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Indigenous Art Garden at Rotary Park, Warragul
The Rotary Club of Warragul is excited to be working with our local community to create an indigenous art garden. The garden will recreate a painting as a living art space that people can step into and enjoy. Also called Art From the Air, a drone above the garden will be able to capture the likeness of the original painting.
Our Club launched this new project as a celebration 100 years of Rotary service in Australia and New Zealand. A painting by Kurnai artist, Dr Aunty Eileen Harrison, inspired a landscape plan that now guides the creation of the garden on the under utilized grassed hillside at Rotary Park, Warragul. Earth works at the park is commencing in May to build the skeleton of the park. The Club is grateful to our local council, the Baw Baw Shire Council, for providing  $97,000 into meet some of the project costs. The Rotary Club of Warragul will be contributing $25,000 and also managing procurement and contractors.
The landscape design, pictured above, will help the park becoming a place for learning about life as a Kurnai before white people colonized the land. Stories will be woven around the elements in the design - animal footprints imprinted in paths, bird patterns burned into totems, rocks representing the sun, moon and stars and plants in an open forest.
The paths lead to a central circle with six wooden totems and a low seating wall around the outside.  The circle represents a meeting place for learning to occur.  Moving from the centre of the circle to the outside, seventeen stumps represent elders who share knowledge with young people, the learning that occurs and then celebration of the learning.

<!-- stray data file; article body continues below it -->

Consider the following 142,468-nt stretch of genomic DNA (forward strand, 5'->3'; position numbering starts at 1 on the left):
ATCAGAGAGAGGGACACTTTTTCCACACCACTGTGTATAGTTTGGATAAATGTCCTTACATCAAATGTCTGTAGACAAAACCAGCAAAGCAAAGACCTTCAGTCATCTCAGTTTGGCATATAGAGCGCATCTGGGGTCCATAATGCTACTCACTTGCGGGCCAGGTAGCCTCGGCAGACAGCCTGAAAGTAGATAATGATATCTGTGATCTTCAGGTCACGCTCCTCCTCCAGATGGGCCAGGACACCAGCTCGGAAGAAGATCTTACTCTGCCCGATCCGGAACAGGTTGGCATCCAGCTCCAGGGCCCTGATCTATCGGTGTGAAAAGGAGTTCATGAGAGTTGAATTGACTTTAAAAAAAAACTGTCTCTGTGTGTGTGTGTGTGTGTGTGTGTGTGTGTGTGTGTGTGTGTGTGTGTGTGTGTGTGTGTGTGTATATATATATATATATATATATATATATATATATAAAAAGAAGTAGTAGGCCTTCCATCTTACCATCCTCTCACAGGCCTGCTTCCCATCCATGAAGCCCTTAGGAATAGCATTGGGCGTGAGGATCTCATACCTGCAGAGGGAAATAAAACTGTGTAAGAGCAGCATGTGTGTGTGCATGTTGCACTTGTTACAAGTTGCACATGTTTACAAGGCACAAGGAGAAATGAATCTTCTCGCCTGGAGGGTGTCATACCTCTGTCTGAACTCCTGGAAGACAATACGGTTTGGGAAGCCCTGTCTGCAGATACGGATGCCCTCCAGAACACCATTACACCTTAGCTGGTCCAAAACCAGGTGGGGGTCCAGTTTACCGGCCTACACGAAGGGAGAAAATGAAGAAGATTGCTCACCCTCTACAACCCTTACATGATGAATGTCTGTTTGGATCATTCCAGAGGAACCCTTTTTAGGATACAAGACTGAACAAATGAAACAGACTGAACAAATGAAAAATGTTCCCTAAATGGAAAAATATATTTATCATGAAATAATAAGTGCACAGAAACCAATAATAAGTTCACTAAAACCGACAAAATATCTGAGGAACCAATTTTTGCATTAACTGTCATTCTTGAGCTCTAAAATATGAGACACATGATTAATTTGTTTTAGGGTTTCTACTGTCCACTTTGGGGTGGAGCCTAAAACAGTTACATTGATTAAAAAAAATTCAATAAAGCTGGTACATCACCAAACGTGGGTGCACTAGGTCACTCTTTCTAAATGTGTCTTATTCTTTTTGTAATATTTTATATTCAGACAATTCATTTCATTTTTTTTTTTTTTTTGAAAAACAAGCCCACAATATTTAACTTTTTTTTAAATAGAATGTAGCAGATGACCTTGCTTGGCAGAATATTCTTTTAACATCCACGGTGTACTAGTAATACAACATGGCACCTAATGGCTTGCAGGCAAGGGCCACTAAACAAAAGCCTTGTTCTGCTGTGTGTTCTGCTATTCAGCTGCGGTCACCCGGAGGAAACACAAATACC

The totems for the meeting place will be made from trees donated by the local milk factory Fonterra.  The trees were harvested and taken to Wulgunggo Ngalu Learning Place near Yarram. A tutor will be employed to teach the skills of wood burning and the totems will be carved with the stories of birds of significance to the Kurnai people.
Alongside the paths, the cross hatch pattern will be created by planting thousands of red, white and black foliage plants. The club is investigating working with local training organisations to grow the plants. In 2023, the plants should be ready for community planting days involving local schools.
In the spirit of celebration, the project enables us to share fellowship and we hope that our actions will attract new members to our club.
Stage one works are expected to be completed by early July, with community engagement and fund raising for subsequent stages to follow. Subsequent stages plan to include the installation of totems in the central circle, plant borders to the paths, and seating.